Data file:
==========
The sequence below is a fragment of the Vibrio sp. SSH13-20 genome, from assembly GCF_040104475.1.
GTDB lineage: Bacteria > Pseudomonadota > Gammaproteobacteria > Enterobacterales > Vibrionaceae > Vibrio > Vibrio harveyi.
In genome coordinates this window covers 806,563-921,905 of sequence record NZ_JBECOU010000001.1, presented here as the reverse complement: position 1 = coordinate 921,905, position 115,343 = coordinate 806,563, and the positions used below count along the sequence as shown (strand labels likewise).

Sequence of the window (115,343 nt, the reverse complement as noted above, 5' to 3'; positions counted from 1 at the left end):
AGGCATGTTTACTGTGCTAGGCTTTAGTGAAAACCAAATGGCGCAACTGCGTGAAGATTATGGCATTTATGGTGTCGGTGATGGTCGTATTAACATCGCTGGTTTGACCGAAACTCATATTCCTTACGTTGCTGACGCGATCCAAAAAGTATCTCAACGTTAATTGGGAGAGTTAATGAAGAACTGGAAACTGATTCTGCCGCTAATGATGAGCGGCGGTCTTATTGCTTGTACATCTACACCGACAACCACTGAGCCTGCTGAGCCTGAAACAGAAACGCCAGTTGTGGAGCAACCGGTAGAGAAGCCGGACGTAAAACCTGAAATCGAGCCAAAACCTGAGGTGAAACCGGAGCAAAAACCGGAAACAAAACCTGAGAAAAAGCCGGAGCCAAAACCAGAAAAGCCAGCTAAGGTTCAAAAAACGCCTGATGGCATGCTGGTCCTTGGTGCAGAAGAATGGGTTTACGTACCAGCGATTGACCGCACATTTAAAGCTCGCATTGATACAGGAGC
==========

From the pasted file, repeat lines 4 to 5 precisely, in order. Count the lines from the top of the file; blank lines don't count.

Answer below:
Sequence of the window (115,343 nt, the reverse complement as noted above, 5' to 3'; positions counted from 1 at the left end):
AGGCATGTTTACTGTGCTAGGCTTTAGTGAAAACCAAATGGCGCAACTGCGTGAAGATTATGGCATTTATGGTGTCGGTGATGGTCGTATTAACATCGCTGGTTTGACCGAAACTCATATTCCTTACGTTGCTGACGCGATCCAAAAAGTATCTCAACGTTAATTGGGAGAGTTAATGAAGAACTGGAAACTGATTCTGCCGCTAATGATGAGCGGCGGTCTTATTGCTTGTACATCTACACCGACAACCACTGAGCCTGCTGAGCCTGAAACAGAAACGCCAGTTGTGGAGCAACCGGTAGAGAAGCCGGACGTAAAACCTGAAATCGAGCCAAAACCTGAGGTGAAACCGGAGCAAAAACCGGAAACAAAACCTGAGAAAAAGCCGGAGCCAAAACCAGAAAAGCCAGCTAAGGTTCAAAAAACGCCTGATGGCATGCTGGTCCTTGGTGCAGAAGAATGGGTTTACGTACCAGCGATTGACCGCACATTTAAAGCTCGCATTGATACAGGAGC